Browsing by Author "Theron, A."
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- ItemDifferential inhibition of adenylylated and deadenylylated forms of M. tuberculosis glutamine synthetase as a drug discovery platform(Public Library of Science, 2017-03-29) Theron, A.; Roth, R. L.; Hoppe, H.; Parkinson, C.; Van Der Westhuyzen, C. W.; Stoychev, S.; Wiid, I.; Pietersen, R. D.; Baker, B.; Kenyon, C. P.ENGLISH ABSTRACT: Glutamine synthetase is a ubiquitous central enzyme in nitrogen metabolism that is controlled by up to four regulatory mechanisms, including adenylylation of some or all of the twelve subunits by adenylyl transferase. It is considered a potential therapeutic target for the treatment of tuberculosis, being essential for the growth of Mycobacterium tuberculosis, and is found extracellularly only in the pathogenic Mycobacterium strains. Human glutamine synthetase is not regulated by the adenylylation mechanism, so the adenylylated form of bacterial glutamine synthetase is of particular interest. Previously published reports show that, when M. tuberculosis glutamine synthetase is expressed in Escherichia coli, the E. coli adenylyl transferase does not optimally adenylylate the M. tuberculosis glutamine synthetase. Here, we demonstrate the production of soluble adenylylated M. tuberulosis glutamine synthetase in E. coli by the co-expression of M. tuberculosis glutamine synthetase and M. tuberculosis adenylyl transferase. The differential inhibition of adenylylated M. tuberulosis glutamine synthetase and deadenylylated M. tuberulosis glutamine synthetase by ATP based scaffold inhibitors are reported. Compounds selected on the basis of their enzyme inhibition were also shown to inhibit M. tuberculosis in the BACTEC 460TB™ assay as well as the intracellular inhibition of M. tuberculosis in a mouse bone-marrow derived macrophage assay.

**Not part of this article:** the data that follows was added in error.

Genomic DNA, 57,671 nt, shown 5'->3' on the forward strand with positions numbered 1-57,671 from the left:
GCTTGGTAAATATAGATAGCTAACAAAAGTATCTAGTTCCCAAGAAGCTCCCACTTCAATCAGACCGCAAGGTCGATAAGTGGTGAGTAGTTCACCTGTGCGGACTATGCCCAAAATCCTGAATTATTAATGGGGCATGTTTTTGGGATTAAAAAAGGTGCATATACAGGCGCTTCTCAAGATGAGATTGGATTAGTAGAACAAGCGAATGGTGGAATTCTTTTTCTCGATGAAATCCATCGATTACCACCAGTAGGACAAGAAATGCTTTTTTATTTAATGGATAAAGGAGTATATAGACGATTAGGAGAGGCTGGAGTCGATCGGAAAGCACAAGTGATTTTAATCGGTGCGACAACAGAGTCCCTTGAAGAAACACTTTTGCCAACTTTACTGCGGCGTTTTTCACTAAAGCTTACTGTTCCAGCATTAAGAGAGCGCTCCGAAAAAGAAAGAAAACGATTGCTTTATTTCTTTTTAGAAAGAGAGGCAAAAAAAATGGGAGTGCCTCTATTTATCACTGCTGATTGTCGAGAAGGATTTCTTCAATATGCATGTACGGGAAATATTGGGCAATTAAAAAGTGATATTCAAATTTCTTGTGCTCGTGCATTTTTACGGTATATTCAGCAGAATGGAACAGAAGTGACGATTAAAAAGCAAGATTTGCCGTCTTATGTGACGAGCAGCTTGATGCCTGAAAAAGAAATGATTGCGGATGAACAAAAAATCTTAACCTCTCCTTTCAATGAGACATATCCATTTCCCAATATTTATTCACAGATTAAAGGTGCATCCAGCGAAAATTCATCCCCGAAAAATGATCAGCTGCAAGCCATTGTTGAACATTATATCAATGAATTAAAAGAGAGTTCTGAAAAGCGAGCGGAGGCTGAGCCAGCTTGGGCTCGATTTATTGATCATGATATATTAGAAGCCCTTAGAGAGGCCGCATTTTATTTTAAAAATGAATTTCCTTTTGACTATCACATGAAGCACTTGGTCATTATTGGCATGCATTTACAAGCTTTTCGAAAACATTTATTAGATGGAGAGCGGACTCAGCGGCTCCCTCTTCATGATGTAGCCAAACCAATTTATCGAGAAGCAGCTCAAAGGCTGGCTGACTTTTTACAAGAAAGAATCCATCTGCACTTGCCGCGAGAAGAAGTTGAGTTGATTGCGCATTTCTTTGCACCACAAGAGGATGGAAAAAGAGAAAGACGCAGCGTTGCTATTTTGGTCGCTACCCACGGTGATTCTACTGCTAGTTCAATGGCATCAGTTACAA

- ItemOptimising perioperative care for hip and knee arthroplasty in South Africa : a Delphi consensus study(BioMed Central, 2018-05-09) Plenge, U.; Nortje, M. B.; Marais, L. C.; Jordaan, J. D.; Parker, R.; Van der Westhuizen, N.; Van der Merwe, J. F.; Marais, J.; September, W. V.; Davies, G. L.; Pretorius, T.; Solomon, C.; Ryan, P.; Torborg, A. M.; Farina, Z.; Smit, R.; Cairns, C.; Shanahan, H.; Sombili, S.; Mazibuko, A.; Hobbs, H. R.; Porrill, O. S.; Timothy, N. E.; Siebritz, R. E.; Van der Westhuizen, C.; Troskie, A. J.; Blake, C. A.; Gray, L. A.; Munting, T. W.; Steinhaus, H. K. S.; Rowe, P.; Van der Walt, J. G.; Isaacs Noordien, R.; Theron, A.; Biccard, B. M.Background: A structured approach to perioperative patient management based on an enhanced recovery pathway protocol facilitates early recovery and reduces morbidity in high income countries. However, in low- and middle-income countries (LMICs), the feasibility of implementing enhanced recovery pathways and its influence on patient outcomes is scarcely investigated. To inform similar practice in LMICs for total hip and knee arthroplasty, it is necessary to identify potential factors for inclusion in such a programme, appropriate for LMICs. Methods: Applying a Delphi method, 33 stakeholders (13 arthroplasty surgeons, 12 anaesthetists and 8 physiotherapists) from 10 state hospitals representing 4 South African provinces identified and prioritised i) risk factors associated with poor outcomes, ii) perioperative interventions to improve outcomes and iii) patient and clinical outcomes necessary to benchmark practice for patients scheduled for primary elective unilateral total hip and knee arthroplasty. Results: Thirty of the thirty-three stakeholders completed the 3 months Delphi study. The first round yielded i) 36 suggestions to preoperative risk factors, ii) 14 (preoperative), 18 (intraoperative) and 23 (postoperative) suggestions to best practices for perioperative interventions to improve outcomes and iii) 25 suggestions to important postsurgical outcomes. These items were prioritised by the group in the consecutive rounds and consensus was reached for the top ten priorities for each category. Conclusion: The consensus derived risk factors, perioperative interventions and important outcomes will inform the development of a structured, perioperative multidisciplinary enhanced patient care protocol for total hip and knee arthroplasty. It is anticipated that this study will provide the construct necessary for developing pragmatic enhanced care pathways aimed at improving patient outcomes after arthroplasty in LMICs.